To best utilize your study time, follow our Independent Study Schedule, which you'll find in the front of this book. The schedule is based on a four-week program, but can be condensed to two weeks if necessary by collapsing each two-week period into one.

When should I start studying?
It is never too early to start studying for the CLEP Introduction to Educational Psychology. The earlier you begin, the more time you will have to sharpen your skills. Do not procrastinate! Cramming is not an effective way to study, since it does not allow you the time needed to learn the test material. The sooner you learn the format of the exam, the more time you will have to familiarize yourself with it.

Format and content of the CLEP
The CLEP Introduction to Educational Psychology covers the material one would find in a college-level introductory educational psychology class. The exam emphasizes principles of learning and cognition, teaching methods and classroom management, child growth and development and evaluation and assessment of learning.

The exam consists of 100 multiple-choice questions, each with five possible answer choices, to be answered within 90 minutes.

The approximate breakdown of topics is as follows:
5% Educational Aims or Philosophies
15% Cognitive Perspective
11% Behavioristic Perspective
15% Development
10% Motivation
17% Individual Differences
12% Testing
10% Pedagogy
5% Research Design and Analysis

ABOUT OUR COURSE REVIEW
The review in this book provides you with a complete background of all the pertinent facts, principles, and concepts of educational psychology. It will help reinforce the facts you have already learned while better shaping your understanding of the discipline as a whole. By using the review in conjunction with the practice tests, you should be well prepared to take the CLEP Introduction to Educational Psychology.

Scoring your practice tests

How do I score my practice tests?
The CLEP Introduction to Educational Psychology is scored on a scale of 20 to 80. To score your practice tests, count up the number of correct answers. This is your total raw score. Convert your raw score to a scaled score using the conversion table on the following page. (Note: The conversion table provides only an estimate of your scaled score. Scaled scores can and do vary over time, and in no case should a sample test be taken as a precise predictor of test performance. Nonetheless, our scoring table allows you to judge your level of performance within a reasonable scoring range.)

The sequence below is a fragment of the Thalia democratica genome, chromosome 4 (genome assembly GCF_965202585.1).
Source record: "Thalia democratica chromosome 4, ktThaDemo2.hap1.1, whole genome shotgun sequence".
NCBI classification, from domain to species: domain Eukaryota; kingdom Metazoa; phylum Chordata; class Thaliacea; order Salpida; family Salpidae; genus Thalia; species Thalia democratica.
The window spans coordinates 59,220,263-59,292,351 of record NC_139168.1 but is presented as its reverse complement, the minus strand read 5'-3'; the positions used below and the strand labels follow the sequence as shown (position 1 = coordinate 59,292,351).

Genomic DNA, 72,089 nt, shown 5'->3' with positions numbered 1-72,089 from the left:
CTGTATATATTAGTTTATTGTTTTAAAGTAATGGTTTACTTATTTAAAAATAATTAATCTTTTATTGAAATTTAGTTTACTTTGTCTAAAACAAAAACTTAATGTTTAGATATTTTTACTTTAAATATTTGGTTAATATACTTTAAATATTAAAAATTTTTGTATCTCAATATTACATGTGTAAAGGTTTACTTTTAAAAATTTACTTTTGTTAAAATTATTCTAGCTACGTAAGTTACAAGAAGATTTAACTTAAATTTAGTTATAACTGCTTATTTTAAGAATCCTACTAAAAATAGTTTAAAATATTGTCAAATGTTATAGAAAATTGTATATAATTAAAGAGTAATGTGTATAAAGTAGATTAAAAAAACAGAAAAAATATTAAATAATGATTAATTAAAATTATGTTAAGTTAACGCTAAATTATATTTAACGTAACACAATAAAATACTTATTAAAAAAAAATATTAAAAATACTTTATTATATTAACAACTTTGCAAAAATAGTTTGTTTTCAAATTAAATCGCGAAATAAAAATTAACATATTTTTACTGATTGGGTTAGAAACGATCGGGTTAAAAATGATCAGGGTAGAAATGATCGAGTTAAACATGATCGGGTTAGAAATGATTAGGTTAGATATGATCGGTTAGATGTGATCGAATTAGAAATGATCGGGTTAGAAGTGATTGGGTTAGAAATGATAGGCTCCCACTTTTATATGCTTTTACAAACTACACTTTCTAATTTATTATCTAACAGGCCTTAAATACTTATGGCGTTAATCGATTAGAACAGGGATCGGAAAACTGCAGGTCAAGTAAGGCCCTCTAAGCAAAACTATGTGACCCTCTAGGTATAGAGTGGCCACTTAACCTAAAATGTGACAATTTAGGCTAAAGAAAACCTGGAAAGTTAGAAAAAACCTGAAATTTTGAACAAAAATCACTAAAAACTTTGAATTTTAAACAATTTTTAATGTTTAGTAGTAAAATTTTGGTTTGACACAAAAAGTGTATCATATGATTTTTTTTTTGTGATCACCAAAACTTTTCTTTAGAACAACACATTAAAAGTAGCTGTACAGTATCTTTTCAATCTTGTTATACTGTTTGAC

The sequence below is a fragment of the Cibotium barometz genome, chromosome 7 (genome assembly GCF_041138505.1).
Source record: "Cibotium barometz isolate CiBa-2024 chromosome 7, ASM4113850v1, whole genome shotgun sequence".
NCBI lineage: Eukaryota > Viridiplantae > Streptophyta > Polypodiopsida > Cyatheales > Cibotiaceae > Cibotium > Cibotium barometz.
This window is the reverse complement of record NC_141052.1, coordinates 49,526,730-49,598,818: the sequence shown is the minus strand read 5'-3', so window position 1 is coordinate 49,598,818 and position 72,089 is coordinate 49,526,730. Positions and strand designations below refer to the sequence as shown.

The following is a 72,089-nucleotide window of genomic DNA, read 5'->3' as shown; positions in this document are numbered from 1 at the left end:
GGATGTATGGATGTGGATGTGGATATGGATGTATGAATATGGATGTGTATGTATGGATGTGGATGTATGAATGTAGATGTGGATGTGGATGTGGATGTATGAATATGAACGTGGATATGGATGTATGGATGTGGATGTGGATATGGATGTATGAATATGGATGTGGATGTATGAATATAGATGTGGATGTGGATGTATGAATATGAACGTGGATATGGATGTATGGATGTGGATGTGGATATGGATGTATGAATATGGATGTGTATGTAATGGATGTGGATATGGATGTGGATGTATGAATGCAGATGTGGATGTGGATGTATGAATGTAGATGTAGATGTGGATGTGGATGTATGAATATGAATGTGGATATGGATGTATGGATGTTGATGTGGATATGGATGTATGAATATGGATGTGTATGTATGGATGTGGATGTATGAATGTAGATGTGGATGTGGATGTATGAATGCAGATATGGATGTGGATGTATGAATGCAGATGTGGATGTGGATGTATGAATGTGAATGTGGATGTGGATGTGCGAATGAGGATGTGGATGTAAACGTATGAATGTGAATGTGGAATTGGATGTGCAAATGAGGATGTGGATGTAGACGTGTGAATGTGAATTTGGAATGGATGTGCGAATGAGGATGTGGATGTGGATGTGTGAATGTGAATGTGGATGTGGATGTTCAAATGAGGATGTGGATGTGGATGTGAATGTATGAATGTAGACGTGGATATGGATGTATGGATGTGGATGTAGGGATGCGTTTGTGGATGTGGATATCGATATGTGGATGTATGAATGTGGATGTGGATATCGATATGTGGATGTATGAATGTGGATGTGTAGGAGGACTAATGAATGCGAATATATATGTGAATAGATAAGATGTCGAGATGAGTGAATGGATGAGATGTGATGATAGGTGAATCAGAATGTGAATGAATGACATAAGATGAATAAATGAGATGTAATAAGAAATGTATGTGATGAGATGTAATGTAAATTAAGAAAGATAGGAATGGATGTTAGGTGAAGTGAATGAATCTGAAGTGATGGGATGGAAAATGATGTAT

When will I receive my score report?
The test administrator will print out a full Candidate Score Report for you immediately upon your completion of the exam. Your scores are reported only to you, unless you ask to have them sent elsewhere. If you want your scores reported to a college or other institution, you must say so when you take the examination. Since your scores are kept on file for 20 years, you can also request transcripts from Educational Testing Service at a later date.

Studying for the CLEP
It is very important for you to choose the time and place for studying that works best for you. Some students may set aside a certain number of hours every morning, while others may choose to study at night before going to sleep. Other students may study during the day, while waiting on a line, or even while eating lunch. Only you can determine when and where your study time will be most effective. But be consistent and use your time wisely. Work out a study routine and stick to it!

When you take the practice tests, try to make your testing conditions as much like the actual test as possible. Turn your television and radio off, and sit down at a quiet table free from distraction. Make sure to time yourself. Start off by setting a timer for the time that is allotted for each section, and be sure to reset the timer for the appropriate amount of time when you start a new section.

As you complete each practice test, score your test and thoroughly review the explanations to the questions you answered incorrectly; however, do not review too much at one time. Concentrate on one problem area at a time by reviewing the question and explanation, and by studying our review until you are confident that you completely understand the material.

Keep track of your scores and mark them on the Scoring Worksheet. By doing so, you will be able to gauge your progress and discover general weaknesses in particular sections. You should carefully study the reviews that cover your areas of difficulty, as this will build your skills in those areas.

Test-Taking tips
Although you may not be familiar with computer-based standardized tests such as the CLEP Introduction to Educational Psychology, there are many ways to acquaint yourself with this type of examination and to help alleviate your test-taking anxieties. Listed below are ways to help you become accustomed to the CLEP, some of which may be applied to other standardized tests as well.
Read all of the possible answers. Just because you think you have found the correct response, do not automatically assume that it is the best answer. Read through each choice to be sure that you are not making a mistake by jumping to conclusions.

Use the process of elimination. Go through each answer to a question and eliminate as many of the answer choices as possible. By eliminating just two answer choices, you give yourself a better chance of getting the item correct, since there will only be three choices left from which to make your guess. Remember, your score is based only on the number of questions you answer correctly.

Work quickly and steadily. You will have only 90 minutes to work on 100 questions, so work quickly and steadily to avoid focusing on any one question too long. Taking the practice tests in this book will help you learn to budget your time.